Dr. Terr, if you're reading this, please clarify exactly how you came up with an average donation size of $30 for all candidates. I'm extremely grateful that you're interested in this method of statistical analysis, and if we can come up with more accurate average-donation numbers, I'd like to combine that with the number of donors reported to the FEC on line 14(a) of the campaign finance reporting form. This should give us a very accurate look at how much support each candidate has at this point in the election cycle.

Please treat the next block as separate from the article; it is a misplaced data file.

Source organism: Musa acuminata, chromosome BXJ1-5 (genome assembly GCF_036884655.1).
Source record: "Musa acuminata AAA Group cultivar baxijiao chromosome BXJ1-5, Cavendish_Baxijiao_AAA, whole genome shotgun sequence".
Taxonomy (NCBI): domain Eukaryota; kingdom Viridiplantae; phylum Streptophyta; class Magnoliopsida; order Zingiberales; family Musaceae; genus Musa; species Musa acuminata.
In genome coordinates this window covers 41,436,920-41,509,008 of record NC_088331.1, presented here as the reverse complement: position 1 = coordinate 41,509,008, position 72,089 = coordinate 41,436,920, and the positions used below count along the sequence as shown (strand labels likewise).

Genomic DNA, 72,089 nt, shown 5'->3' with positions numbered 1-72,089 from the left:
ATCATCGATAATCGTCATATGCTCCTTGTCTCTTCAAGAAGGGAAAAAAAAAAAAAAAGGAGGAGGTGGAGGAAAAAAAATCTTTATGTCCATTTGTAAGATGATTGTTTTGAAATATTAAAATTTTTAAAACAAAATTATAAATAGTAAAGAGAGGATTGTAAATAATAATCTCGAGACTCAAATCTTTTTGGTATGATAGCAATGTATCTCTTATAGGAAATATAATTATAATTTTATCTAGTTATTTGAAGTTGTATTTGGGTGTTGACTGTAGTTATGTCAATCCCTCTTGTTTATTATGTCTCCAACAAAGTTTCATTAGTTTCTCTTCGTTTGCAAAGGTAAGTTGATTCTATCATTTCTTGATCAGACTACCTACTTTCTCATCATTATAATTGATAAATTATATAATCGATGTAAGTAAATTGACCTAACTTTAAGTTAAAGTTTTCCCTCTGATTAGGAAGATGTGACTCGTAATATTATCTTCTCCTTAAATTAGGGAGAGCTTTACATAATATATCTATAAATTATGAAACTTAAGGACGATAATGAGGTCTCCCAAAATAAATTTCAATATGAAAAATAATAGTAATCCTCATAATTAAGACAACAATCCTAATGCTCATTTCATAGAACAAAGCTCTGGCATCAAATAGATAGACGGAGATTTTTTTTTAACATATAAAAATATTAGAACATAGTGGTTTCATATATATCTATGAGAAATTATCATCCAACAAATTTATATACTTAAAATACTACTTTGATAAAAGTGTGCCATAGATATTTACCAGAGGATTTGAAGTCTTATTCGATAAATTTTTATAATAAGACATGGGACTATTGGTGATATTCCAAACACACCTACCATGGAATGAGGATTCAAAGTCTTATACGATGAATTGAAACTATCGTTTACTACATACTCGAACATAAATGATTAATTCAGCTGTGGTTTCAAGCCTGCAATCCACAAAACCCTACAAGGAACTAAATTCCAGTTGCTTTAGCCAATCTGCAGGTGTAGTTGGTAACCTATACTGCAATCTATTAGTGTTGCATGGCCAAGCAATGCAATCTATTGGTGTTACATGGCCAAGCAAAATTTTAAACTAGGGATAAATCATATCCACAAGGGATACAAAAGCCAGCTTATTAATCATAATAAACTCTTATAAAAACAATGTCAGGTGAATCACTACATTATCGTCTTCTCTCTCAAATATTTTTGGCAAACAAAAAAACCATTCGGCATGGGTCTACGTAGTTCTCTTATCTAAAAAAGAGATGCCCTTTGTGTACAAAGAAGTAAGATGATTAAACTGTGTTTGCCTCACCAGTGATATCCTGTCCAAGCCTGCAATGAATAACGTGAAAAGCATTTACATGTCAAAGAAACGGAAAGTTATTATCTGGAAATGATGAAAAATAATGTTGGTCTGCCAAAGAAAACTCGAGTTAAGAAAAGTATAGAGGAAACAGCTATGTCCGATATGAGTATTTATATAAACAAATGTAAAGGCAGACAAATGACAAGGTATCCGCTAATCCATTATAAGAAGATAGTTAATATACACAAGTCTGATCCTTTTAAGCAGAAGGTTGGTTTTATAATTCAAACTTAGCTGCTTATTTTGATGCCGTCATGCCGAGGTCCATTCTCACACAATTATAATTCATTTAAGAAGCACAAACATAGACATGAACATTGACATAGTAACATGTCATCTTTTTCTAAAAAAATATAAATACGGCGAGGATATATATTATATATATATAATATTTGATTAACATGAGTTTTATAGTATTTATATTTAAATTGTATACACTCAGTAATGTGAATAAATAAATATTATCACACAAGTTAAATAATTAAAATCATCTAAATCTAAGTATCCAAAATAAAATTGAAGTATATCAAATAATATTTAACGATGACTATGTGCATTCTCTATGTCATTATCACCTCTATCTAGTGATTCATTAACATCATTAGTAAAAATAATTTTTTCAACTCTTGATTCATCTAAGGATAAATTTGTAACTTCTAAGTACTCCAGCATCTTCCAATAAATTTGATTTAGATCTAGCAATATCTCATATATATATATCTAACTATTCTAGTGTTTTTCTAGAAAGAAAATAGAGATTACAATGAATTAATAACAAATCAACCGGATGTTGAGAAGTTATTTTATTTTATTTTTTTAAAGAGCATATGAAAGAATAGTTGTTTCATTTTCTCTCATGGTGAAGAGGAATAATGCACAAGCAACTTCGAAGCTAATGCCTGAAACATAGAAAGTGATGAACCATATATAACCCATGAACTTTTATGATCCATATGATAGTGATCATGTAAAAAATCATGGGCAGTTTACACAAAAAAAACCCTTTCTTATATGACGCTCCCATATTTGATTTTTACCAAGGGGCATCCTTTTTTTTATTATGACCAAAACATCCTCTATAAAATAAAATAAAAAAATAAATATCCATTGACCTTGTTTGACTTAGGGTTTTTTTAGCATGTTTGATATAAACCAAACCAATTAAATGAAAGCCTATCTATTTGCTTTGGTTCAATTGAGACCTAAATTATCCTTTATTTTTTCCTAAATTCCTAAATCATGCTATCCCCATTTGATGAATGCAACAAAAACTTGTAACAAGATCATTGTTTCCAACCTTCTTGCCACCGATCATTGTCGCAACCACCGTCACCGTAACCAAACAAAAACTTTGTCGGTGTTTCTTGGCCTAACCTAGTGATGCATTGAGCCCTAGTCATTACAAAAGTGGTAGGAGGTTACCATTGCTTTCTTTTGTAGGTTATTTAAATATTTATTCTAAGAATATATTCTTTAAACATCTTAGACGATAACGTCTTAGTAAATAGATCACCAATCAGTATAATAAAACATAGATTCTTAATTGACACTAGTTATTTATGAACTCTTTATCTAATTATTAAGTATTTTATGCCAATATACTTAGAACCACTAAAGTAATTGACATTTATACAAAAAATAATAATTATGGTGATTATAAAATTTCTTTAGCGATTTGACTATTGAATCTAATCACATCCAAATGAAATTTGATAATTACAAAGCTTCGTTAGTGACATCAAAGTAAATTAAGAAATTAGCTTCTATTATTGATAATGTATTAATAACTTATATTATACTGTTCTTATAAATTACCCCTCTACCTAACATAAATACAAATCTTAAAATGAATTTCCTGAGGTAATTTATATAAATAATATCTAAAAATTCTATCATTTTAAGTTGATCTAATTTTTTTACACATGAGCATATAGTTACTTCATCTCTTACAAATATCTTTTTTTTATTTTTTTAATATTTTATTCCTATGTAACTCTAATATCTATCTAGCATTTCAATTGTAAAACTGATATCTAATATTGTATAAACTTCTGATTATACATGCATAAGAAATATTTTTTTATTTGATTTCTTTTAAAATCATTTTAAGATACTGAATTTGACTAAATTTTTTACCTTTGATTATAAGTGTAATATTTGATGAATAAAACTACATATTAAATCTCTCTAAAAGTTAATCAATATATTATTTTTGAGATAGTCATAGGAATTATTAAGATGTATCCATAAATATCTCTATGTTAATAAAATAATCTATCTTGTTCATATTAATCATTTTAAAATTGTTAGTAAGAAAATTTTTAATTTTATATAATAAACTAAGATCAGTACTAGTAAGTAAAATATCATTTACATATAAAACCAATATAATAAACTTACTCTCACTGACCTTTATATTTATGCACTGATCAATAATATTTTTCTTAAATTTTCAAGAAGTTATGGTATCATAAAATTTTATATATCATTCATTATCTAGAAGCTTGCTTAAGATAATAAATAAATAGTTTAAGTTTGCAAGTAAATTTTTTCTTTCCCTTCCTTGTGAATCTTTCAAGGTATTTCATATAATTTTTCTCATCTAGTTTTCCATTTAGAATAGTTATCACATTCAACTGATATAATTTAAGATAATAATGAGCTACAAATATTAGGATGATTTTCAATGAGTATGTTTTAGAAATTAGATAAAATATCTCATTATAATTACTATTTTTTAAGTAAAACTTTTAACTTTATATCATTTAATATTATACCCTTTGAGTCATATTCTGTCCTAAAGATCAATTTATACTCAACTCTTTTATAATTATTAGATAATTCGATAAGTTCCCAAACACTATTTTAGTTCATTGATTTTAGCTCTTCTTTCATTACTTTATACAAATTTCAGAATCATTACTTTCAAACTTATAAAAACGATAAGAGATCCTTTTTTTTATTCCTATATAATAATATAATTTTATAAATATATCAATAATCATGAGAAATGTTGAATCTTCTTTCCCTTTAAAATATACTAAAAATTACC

Wednesday, July 18, 2007

Why I Support Ron Paul

In an effort to not make this longer than it has to be, I'll jump right in.

1) He is the only candidate who understands the nature of the "War on Terror" and is willing to tell uncomfortable truths about it. We aren't in the middle of an inevitable clash of civilizations, and we aren't being attacked because "they hate freedom."

In the 1980s, the CIA trained Usama bin Laden and the Mujahideen to drive the Soviet Union out of Afghanistan. Our CIA funded the group, gave them weapons, and capitalized on the Muslim fear of foreign occupation in order to push out the Soviets. We used UBL as a proxy to enforce our policy of containment of the USSR. America is now in the position of a man who trains an attack dog to go after his enemies, only to have that dog attack his kids.